Jerzy Maksymiuk

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Maksymiuk in 2011

Jerzy Jan Maksymiuk (born 9 April 1936) is a Polish composer, pianist and orchestra conductor.

Personal life[edit]

Maksymiuk was born in Grodno, Second Polish Republic (now Belarus). He studied violin, piano, conducting and composition at the Warsaw Conservatory where his teachers included Piotr Perkowski (composition), Jerzy Lefeld (piano) and Boguslaw Madey (conducting).[1] In 1964 he won first prize in the Paderewski Piano Competition; in 1973 he won an award of the Polish prime minister for his work with youth.[1]

Conducting soon became his principal career, working with symphonic orchestras, mainly the radio orchestra with which he made several recordings.[1] From 1970 to 1972 he was on the staff of the Warsaw Grand Theatre, conducting several operas. In 1972 he formed the Polish Chamber Orchestra, which soon became a renowned group around the world.[1] It made its British debut in 1977 and toured all over the world. Between 1975 and 1977 Jerzy Maksymiuk also held the post of Principal Conductor of the Polish National Radio Symphony Orchestra in Katowice.[1] In 1993, he became principal conductor of the Krakow Philharmonic.[2]

From 1983-1993, Maksymiuk was Chief Conductor of the BBC Scottish Symphony Orchestra (BBC SSO), with which he appeared each season at the Henry Wood Promenade Concerts in London. Together, they made many overseas tours, and he became the BBC SSO's Conductor Laureate. In Britain, Maksymiuk has also conducted the BBC National Orchestra of Wales, the BBC Philharmonic, the City of Birmingham Symphony Orchestra, the London Symphony Orchestra, London Philharmonic Orchestra and The Philharmonia. In addition he has conducted many other orchestras in Europe, the USA and Japan, Australia and Israel.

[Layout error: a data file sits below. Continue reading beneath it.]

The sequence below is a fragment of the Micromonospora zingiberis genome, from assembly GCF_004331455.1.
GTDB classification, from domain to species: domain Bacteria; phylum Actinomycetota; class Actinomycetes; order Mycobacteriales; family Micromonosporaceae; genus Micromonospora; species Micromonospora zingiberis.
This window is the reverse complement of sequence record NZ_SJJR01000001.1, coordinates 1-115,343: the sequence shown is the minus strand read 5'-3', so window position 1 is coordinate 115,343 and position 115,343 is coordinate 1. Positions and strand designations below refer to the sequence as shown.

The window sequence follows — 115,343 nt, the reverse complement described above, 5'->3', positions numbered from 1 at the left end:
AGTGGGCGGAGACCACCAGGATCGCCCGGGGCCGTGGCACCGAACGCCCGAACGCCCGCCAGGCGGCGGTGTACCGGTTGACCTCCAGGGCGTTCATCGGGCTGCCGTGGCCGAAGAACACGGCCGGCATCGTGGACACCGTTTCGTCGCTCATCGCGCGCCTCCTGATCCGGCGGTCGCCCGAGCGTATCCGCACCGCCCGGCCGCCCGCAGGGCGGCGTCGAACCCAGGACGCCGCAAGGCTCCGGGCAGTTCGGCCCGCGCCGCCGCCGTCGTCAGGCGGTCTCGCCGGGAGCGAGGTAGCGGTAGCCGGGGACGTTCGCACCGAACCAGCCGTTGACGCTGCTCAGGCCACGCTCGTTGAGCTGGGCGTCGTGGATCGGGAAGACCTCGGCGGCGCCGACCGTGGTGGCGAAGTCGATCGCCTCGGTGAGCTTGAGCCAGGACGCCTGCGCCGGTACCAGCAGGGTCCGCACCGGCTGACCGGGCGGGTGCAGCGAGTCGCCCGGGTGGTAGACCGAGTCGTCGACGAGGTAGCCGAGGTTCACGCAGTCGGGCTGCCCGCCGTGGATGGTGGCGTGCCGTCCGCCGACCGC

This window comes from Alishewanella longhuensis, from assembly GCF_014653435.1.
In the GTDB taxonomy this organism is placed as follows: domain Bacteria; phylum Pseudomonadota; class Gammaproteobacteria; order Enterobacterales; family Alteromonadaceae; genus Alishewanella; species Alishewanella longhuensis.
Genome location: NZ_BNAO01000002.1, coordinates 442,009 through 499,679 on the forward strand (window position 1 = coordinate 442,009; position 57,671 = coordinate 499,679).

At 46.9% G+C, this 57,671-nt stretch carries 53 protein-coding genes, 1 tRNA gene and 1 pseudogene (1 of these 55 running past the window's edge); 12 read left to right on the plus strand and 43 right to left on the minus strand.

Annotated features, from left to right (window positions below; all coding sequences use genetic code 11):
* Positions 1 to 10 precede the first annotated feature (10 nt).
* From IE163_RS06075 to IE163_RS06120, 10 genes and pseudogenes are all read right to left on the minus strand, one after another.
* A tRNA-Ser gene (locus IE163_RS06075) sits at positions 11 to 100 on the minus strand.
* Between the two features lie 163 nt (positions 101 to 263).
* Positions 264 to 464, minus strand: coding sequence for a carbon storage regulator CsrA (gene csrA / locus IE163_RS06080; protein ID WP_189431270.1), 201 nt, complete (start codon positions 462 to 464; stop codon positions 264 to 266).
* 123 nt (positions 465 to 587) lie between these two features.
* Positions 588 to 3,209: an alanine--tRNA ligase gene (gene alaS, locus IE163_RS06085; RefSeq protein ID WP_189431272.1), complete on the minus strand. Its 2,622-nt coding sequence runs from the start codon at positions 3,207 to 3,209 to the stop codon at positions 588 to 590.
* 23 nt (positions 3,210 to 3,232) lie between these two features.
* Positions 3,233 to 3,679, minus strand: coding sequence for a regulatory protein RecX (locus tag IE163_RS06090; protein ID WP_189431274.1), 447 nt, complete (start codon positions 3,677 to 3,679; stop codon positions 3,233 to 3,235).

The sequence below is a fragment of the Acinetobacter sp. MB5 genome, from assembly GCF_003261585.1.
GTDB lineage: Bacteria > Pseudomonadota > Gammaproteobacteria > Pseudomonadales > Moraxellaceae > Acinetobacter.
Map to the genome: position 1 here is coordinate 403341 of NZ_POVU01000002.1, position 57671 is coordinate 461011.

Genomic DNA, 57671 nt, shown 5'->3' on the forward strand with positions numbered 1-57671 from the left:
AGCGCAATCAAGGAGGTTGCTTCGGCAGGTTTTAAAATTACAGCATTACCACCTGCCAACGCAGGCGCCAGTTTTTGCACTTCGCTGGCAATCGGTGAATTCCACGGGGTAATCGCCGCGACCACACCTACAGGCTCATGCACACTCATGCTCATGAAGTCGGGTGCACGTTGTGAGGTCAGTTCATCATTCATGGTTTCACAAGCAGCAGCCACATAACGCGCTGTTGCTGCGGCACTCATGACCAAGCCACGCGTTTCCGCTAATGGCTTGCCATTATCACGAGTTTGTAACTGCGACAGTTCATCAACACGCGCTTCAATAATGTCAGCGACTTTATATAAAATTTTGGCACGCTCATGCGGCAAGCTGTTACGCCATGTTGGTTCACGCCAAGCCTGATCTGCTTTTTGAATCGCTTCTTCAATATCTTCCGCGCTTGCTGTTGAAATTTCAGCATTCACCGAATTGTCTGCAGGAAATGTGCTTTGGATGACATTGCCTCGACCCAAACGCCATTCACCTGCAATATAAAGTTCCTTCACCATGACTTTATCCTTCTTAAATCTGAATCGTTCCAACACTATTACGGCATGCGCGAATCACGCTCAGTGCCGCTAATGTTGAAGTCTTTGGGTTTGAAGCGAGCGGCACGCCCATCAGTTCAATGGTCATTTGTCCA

Among premieres given by Maksymiuk are A Mind of Winter by George Benjamin in 1981, Still Movement by Harrison Birtwhistle in 1984, The Confession of Isobel Gowdie by James Macmillan in 1990, as well as works by Krzysztof Meyer, Paul Patterson and Kazimierz Sikorski.[1]

In April 1990 he was awarded the Honorary Degree of Doctor of Letters by Strathclyde University. In 1999 he received the Elgar Medal conferred by the Elgar Society.

His recordings include the first uncut performance made in the West of Paderewski's massive Symphony in B minor "Polonia", which he has also performed in concert in Poland.

In film[edit]


  1. ^ a b c d e f Alain Pâris. Dictionnaire des interprètes et de l'interpretation musicale au XX siècle. Éditions Robert Laffont, Paris, 1995 (p650 ).
  2. ^ John Rockwell (1 March 1993). "Cracow Philharmonic As an Orchestra In Painful Transition". New York Times. Retrieved 10 February 2009.
  3. ^ "Concerto for Two". 24 September 2018.

External links[edit]

Media related to Jerzy Maksymiuk at Wikimedia Commons

Cultural offices
Preceded by Principal Conductor, BBC Scottish Symphony Orchestra
Succeeded by